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EXETER'S 19TH CENTURY MARKET HALLS

 

Exeter's Lower Market c. 1890

The exterior of Exeter's Lower Market in Fore Street

Photographed in the 1890s

Courtesy Brine

 

Exeter's Lower Market after bombing on 4 May 1942

The interior of Exeter's Lower Market photographed after the bombing which destroyed it on 4 May 1942

Courtesy of Peter Thomas

 

From "Reminiscences of Exeter" by James Cossins

Published in 1877

"The Lower Market was designed by Mr. Fowler, architect, as a butchers' market, with the corn exchange in a large room over the entrance; the Higher one for fish, poultry, butter, vegetables &c. The complaints were so numerous from the inconvenience of purchasers having to go from one to the other, that the Market Committee were induced to remove the centre row of the butchers' stalls from the Lower and place them in the Higher market. It is frequently remarked what a mistake in having two such buildings for the purpose and as the present generation may not know the reason, I will endeavour to explain it.

The authorities having decided to remove the markets from the streets, there arose the question as to the site. (At this time it was of great consideration to shopkeepers, the sellers being the wives and daughters of farmers who bought what they might require in the vicinity of their standing, and who were hospitably treated, and in return tradesmen were welcomed at their country residences.) The tradesmen in High Street wishing to have it in their neighbourhood; and those in Fore Street in the lower part of the city. Every influence was used for each locality. After a long delay, the expense being defrayed by subscriptions, and no chance of being unanimous, the Committee proposed two separate buildings, which was adopted. The Lower one was opened on Friday, 9th December 1836; the Higher one, July 24th 1838."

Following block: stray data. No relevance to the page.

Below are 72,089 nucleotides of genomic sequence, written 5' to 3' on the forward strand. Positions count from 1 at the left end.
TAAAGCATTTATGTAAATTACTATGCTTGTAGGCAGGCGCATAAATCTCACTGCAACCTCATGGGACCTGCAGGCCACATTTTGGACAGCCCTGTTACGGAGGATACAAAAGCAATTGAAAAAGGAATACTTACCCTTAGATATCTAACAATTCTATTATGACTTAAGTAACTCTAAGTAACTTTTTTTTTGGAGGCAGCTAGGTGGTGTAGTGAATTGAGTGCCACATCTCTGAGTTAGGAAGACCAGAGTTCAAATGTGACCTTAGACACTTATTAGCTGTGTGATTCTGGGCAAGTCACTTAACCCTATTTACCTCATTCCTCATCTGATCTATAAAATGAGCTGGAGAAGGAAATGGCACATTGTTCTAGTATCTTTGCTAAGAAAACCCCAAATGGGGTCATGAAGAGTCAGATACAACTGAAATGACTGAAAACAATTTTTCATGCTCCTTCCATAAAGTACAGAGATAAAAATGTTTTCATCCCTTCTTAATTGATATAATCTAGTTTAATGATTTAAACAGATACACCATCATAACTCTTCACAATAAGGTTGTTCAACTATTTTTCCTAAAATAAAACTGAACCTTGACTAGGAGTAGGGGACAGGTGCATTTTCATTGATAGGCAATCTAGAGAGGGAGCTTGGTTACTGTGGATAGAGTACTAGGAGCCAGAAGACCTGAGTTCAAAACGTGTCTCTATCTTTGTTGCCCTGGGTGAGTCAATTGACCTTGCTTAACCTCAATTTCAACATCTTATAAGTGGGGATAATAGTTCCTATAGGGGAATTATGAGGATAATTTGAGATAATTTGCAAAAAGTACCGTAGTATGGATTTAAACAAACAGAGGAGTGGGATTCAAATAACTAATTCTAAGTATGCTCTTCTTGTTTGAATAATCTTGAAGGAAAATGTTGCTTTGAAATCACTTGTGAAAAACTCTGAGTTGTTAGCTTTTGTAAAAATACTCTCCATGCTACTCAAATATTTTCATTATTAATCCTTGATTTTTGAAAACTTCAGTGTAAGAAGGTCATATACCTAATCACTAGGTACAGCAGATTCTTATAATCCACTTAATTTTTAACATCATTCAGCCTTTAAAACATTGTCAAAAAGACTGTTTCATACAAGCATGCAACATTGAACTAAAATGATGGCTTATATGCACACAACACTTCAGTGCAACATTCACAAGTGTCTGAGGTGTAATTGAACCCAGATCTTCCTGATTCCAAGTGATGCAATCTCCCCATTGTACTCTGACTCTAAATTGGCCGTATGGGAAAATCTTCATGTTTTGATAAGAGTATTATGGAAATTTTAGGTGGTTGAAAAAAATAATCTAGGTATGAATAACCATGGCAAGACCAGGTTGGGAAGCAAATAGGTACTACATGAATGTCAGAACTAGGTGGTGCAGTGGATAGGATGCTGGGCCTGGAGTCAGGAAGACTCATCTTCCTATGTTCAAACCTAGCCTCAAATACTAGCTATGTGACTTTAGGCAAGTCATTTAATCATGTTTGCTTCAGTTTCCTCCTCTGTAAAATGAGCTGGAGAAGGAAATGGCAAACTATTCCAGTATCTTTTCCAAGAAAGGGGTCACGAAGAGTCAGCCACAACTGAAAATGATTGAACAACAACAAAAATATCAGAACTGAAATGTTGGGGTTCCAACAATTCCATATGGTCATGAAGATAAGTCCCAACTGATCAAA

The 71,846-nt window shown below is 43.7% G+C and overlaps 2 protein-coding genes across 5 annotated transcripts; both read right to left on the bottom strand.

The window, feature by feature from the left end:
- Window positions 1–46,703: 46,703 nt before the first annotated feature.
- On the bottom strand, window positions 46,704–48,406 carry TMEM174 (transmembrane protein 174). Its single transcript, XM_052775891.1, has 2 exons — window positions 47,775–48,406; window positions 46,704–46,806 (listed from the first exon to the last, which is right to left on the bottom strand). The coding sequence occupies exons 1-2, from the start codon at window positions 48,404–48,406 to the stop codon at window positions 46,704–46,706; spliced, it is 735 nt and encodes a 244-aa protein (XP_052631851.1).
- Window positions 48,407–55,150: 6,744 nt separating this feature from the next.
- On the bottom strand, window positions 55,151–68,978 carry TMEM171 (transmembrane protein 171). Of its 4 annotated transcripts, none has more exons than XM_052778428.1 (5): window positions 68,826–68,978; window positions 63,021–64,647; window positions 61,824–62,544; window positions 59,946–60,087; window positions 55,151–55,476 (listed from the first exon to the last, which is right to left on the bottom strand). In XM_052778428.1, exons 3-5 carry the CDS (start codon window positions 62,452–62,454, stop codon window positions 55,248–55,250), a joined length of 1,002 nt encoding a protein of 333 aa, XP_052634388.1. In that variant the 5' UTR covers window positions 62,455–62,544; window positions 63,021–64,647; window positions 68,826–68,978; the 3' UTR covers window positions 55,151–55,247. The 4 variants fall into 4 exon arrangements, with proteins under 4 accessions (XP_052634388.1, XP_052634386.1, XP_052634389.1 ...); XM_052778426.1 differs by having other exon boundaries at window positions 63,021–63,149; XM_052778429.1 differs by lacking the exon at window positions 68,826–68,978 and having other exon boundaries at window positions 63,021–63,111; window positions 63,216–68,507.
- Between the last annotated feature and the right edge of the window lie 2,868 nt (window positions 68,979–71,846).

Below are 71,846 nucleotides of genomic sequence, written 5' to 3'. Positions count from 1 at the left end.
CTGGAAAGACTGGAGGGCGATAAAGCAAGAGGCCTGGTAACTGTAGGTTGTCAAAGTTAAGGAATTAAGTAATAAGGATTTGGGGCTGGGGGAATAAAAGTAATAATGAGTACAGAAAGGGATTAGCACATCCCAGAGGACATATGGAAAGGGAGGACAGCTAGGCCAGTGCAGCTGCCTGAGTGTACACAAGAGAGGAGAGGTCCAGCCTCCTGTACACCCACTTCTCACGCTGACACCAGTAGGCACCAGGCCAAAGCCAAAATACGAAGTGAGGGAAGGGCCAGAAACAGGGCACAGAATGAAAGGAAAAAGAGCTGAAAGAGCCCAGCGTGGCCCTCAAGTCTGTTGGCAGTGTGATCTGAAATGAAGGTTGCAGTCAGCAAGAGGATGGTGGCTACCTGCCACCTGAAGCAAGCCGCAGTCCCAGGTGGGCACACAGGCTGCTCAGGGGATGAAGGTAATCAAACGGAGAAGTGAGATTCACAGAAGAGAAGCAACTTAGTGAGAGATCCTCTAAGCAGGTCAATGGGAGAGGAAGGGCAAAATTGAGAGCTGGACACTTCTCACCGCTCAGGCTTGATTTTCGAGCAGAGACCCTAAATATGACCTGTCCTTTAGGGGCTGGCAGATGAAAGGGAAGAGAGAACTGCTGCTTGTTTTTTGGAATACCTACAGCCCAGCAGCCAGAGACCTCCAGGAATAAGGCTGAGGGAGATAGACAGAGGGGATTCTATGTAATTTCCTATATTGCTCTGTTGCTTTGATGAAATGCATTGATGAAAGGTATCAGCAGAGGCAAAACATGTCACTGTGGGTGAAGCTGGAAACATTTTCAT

The pediment of Exeter's Higher Market - completed in 1838

The pediment of Exeter's Higher Market - completed in 1838

Courtesy Brine

 

In 1835, Charles Fowler was invited by the market authorities to design the Lower or Western market in Exeter. His Italianate design included Greek detail and was an immediate success - a building of which the city could  be proud yet unmistakably a market. He was so proud of his work that he had his name carved on the stone beam over the Fore Street entrance. 

In the following year, 1836, Fowler was commissioned to design the Higher Market in Queen Street. This time, he produced a building which owed its elegance to the influence of Greece. His second building survived the blitz and exists today as part of  the Guildhall Shopping Centre.

 

The interior of Exeter's High Market c.1900

The interior of Exeter's Higher Market in Queen Street

Courtesy Brine

Between 1939 and 1945  and later, when peace came, this space was used for entertainments ranging from boxing matches to Saturday night dances. In spite of its powerfully reverberant echoes, classical concerts were held there. There was a  complete lack of heating and the hardest of wooden seats which the audience had to stack along the wall as they left, yet the Western Symphony Orchestra brought some of the greatest soloists in the world with them to play to packed and highly appreciative audiences.

 

 
 
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